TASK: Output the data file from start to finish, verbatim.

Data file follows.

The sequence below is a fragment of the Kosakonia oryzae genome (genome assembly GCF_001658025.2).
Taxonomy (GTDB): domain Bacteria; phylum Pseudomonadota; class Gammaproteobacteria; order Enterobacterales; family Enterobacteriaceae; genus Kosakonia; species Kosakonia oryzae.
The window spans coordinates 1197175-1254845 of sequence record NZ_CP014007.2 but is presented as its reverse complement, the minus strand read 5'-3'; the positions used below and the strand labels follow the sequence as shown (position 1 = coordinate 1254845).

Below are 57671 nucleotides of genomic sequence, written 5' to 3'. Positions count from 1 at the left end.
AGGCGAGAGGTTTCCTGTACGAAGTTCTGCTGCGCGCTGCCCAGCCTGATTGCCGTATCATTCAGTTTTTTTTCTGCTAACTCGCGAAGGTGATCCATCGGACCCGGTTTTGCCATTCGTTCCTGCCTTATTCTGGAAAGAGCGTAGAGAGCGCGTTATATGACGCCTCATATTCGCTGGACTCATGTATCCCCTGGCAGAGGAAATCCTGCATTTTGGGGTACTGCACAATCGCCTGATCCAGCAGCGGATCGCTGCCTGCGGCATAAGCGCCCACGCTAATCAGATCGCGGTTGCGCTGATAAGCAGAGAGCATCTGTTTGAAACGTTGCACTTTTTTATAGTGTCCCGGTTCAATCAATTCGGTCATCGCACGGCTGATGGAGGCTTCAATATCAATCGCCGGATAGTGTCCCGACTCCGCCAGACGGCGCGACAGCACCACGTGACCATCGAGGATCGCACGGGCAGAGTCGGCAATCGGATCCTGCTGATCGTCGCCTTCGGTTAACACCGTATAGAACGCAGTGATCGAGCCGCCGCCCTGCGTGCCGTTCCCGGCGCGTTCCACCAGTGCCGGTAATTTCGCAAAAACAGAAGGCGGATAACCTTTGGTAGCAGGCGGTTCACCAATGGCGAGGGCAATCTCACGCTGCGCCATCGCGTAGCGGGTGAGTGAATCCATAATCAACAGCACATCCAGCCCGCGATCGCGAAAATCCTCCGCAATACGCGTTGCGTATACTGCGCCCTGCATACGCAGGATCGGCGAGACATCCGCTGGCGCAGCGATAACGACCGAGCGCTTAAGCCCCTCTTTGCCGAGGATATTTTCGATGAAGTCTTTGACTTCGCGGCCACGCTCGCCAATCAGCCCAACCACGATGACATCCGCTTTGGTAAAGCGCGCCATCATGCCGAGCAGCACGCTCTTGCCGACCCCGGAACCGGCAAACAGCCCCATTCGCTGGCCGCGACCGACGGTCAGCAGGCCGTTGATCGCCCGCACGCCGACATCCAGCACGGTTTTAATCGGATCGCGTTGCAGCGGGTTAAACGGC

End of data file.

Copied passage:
The sequence below is a fragment of the Kosakonia oryzae genome (genome assembly GCF_001658025.2).
Taxonomy (GTDB): domain Bacteria; phylum Pseudomonadota; class Gammaproteobacteria; order Enterobacterales; family Enterobacteriaceae; genus Kosakonia; species Kosakonia oryzae.
The window spans coordinates 1197175-1254845 of sequence record NZ_CP014007.2 but is presented as its reverse complement, the minus strand read 5'-3'; the positions used below and the strand labels follow the sequence as shown (position 1 = coordinate 1254845).

Below are 57671 nucleotides of genomic sequence, written 5' to 3'. Positions count from 1 at the left end.
AGGCGAGAGGTTTCCTGTACGAAGTTCTGCTGCGCGCTGCCCAGCCTGATTGCCGTATCATTCAGTTTTTTTTCTGCTAACTCGCGAAGGTGATCCATCGGACCCGGTTTTGCCATTCGTTCCTGCCTTATTCTGGAAAGAGCGTAGAGAGCGCGTTATATGACGCCTCATATTCGCTGGACTCATGTATCCCCTGGCAGAGGAAATCCTGCATTTTGGGGTACTGCACAATCGCCTGATCCAGCAGCGGATCGCTGCCTGCGGCATAAGCGCCCACGCTAATCAGATCGCGGTTGCGCTGATAAGCAGAGAGCATCTGTTTGAAACGTTGCACTTTTTTATAGTGTCCCGGTTCAATCAATTCGGTCATCGCACGGCTGATGGAGGCTTCAATATCAATCGCCGGATAGTGTCCCGACTCCGCCAGACGGCGCGACAGCACCACGTGACCATCGAGGATCGCACGGGCAGAGTCGGCAATCGGATCCTGCTGATCGTCGCCTTCGGTTAACACCGTATAGAACGCAGTGATCGAGCCGCCGCCCTGCGTGCCGTTCCCGGCGCGTTCCACCAGTGCCGGTAATTTCGCAAAAACAGAAGGCGGATAACCTTTGGTAGCAGGCGGTTCACCAATGGCGAGGGCAATCTCACGCTGCGCCATCGCGTAGCGGGTGAGTGAATCCATAATCAACAGCACATCCAGCCCGCGATCGCGAAAATCCTCCGCAATACGCGTTGCGTATACTGCGCCCTGCATACGCAGGATCGGCGAGACATCCGCTGGCGCAGCGATAACGACCGAGCGCTTAAGCCCCTCTTTGCCGAGGATATTTTCGATGAAGTCTTTGACTTCGCGGCCACGCTCGCCAATCAGCCCAACCACGATGACATCCGCTTTGGTAAAGCGCGCCATCATGCCGAGCAGCACGCTCTTGCCGACCCCGGAACCGGCAAACAGCCCCATTCGCTGGCCGCGACCGACGGTCAGCAGGCCGTTGATCGCCCGCACGCCGACATCCAGCACGGTTTTAATCGGATCGCGTTGCAGCGGGTTAAACGGC